If you ignore all the individual brush strokes and see the painting as a whole, there is a very good chance you will see an exceptionally talented horse whose reputation has been tarnished in a way by his own good fortune. He has become the typical “riddle wrapped up in an enigma.”

Is he really as good as he looked blowing by his opponents in the Santa Anita Derby, Preakness, and Haskell? Is he really as bad as he looked retreating in the Belmont Stakes like a terrified soldier in battle? Did the Preakness and Haskell victories in the slop prove him to be better than Nyquist or did Nyquist’s four previous victories over his rival on fast tracks prove him to be better than Exaggerator?

Unfortunately, as of now it looks as if we won’t find out in the Travers Stakes, as Nyquist has returned home to the land of sunny skies and fast tracks, while Exaggerator is at Saratoga waiting to see if one of those infamous Adirondack storms has his name on it and will target the Spa on Aug. 27, keeping the mystery and run of good fortune alive.

You can bet Doug O’Neill and Paul Reddam will be chomping at the bit waiting for the Breeders’ Cup over the track where Nyquist handed Exaggerator a pair of defeats. But if Exaggerator should add the Travers to his list of triumphs, especially on a fast track, it will take something extraordinary to deprive him the 3-year-old championship.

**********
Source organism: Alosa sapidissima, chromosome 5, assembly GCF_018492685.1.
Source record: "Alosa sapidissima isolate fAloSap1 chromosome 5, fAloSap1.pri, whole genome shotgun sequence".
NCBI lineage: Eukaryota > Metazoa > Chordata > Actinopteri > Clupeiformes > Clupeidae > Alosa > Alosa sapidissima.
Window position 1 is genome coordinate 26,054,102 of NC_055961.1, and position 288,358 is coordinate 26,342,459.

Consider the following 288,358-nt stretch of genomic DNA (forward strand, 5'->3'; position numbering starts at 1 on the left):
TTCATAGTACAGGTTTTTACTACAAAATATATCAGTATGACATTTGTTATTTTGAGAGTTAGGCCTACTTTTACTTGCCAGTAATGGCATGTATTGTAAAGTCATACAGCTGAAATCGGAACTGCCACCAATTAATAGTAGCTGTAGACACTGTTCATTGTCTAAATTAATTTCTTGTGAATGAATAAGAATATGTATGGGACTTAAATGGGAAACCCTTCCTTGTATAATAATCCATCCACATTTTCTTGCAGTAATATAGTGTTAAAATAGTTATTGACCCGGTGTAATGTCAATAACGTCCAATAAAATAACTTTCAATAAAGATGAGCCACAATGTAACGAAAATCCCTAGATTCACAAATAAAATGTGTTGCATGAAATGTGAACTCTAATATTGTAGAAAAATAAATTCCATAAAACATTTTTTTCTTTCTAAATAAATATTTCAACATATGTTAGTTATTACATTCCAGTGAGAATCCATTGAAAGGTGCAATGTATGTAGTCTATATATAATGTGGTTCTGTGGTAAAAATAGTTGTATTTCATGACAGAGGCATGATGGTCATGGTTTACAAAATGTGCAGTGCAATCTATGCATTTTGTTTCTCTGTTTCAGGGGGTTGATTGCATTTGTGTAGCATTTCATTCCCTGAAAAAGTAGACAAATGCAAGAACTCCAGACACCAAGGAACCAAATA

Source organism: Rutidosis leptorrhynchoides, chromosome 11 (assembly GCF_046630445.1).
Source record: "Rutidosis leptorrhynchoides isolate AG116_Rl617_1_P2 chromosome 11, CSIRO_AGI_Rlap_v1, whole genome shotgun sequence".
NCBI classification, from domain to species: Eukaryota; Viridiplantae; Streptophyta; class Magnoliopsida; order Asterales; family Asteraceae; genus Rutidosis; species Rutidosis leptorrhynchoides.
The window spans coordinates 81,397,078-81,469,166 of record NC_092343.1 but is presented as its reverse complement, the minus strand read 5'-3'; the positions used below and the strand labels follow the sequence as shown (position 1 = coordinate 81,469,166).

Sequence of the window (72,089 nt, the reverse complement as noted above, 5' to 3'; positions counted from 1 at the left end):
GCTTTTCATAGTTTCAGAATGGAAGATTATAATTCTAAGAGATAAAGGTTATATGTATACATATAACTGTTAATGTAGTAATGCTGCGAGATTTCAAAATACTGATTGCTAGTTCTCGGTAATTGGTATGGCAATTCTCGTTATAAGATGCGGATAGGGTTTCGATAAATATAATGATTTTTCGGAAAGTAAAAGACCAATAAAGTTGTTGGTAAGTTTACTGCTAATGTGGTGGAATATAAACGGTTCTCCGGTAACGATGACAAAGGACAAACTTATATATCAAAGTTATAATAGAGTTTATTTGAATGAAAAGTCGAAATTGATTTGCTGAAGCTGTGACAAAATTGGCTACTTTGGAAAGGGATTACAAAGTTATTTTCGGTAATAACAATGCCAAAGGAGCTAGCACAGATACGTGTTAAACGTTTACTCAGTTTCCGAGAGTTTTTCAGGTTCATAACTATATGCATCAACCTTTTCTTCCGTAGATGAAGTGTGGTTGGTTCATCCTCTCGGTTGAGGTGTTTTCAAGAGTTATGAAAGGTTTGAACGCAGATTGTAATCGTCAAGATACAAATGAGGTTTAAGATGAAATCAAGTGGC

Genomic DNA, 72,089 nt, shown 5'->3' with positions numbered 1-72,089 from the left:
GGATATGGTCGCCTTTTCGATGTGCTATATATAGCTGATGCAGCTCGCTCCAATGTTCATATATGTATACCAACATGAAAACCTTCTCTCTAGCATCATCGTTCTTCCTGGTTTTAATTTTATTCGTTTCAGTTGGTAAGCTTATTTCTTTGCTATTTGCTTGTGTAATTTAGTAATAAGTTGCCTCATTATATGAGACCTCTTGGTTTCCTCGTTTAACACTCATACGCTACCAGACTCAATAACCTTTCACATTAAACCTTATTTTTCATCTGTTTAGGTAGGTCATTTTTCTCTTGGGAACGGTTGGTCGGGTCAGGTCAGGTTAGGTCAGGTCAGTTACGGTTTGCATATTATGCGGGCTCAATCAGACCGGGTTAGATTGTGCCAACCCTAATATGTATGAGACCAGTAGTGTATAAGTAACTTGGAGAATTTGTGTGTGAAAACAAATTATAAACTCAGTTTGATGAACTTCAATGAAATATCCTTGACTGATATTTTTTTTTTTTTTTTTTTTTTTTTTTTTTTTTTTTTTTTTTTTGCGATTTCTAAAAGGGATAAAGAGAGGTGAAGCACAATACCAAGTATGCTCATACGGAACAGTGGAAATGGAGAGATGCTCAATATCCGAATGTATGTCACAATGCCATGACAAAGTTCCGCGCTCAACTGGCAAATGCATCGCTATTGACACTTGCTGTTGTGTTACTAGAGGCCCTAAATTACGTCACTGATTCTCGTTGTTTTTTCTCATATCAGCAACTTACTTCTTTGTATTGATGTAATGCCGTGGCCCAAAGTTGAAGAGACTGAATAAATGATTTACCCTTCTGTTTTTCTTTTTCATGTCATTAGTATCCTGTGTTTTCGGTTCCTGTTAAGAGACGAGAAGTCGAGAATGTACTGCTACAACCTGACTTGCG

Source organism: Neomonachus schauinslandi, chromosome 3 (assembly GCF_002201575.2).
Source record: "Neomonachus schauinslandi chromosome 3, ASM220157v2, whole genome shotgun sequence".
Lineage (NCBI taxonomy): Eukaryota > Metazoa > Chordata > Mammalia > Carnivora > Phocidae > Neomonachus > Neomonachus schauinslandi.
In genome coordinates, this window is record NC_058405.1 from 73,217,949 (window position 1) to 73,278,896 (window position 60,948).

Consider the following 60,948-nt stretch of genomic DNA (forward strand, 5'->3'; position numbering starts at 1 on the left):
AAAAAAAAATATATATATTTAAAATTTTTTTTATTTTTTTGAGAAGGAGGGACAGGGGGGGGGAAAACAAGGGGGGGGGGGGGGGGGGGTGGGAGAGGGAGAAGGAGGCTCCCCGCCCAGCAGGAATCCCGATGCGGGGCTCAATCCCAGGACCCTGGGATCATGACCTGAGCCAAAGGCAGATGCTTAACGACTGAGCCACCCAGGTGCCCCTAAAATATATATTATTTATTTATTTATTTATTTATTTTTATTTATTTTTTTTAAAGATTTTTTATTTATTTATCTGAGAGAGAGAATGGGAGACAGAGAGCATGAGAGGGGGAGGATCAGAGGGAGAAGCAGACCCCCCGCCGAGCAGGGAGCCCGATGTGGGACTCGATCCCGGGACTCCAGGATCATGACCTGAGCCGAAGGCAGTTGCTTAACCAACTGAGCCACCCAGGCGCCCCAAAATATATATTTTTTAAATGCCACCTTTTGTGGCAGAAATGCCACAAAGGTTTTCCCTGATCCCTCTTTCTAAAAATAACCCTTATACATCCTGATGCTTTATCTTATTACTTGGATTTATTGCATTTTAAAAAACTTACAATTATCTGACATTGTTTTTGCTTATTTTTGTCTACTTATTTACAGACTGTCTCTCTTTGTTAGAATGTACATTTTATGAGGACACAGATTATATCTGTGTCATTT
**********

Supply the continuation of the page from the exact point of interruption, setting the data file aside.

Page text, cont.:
If the dark clouds smile down on Exaggerator once again at Saratoga and he splashes home in the Travers and eventually takes home the Eclipse Award, he most definitely would be the most enigmatic champion seen in many years; a horse without an identity whose true talents will remain unknown until he proves himself as proficient on a fast track as he has in the slop.

First we heard rumblings that he didn’t like the sandy surface in the Belmont. Then we were told he didn’t care for Saratoga when he reportedly worked poorly over the track, even though he won the Saratoga Special there last year. It was then announced he would not run in the Jim Dandy as originally planned and would be given more time and train up to the Travers, which would seem to have no bearing on Saratoga considering they are both run at the same track. Just as quickly, it was announced he would run in the Haskell the following day. Was it because trainer Keith Desormeaux heard the weather forecast for the Jersey Shore and started licking his chops? Whatever the reason, it just added to the perplexity that is Exaggerator.

One would like to believe the horse we saw win all those million-dollar races and finish second in the Kentucky Derby was the real Exaggerator and that he simply is a very good horse who just happened to have an off day in the Belmont Stakes. We would like to believe he would have beaten Nyquist in the Preakness and Haskell even on fast tracks. But the truth is, we have no idea.

For Exaggerator, the Travers cry will be twofold: “Pray for Rain” and “Pray for Reign.”

Let’s hope the former doesn’t dictate the latter again come Aug. 27.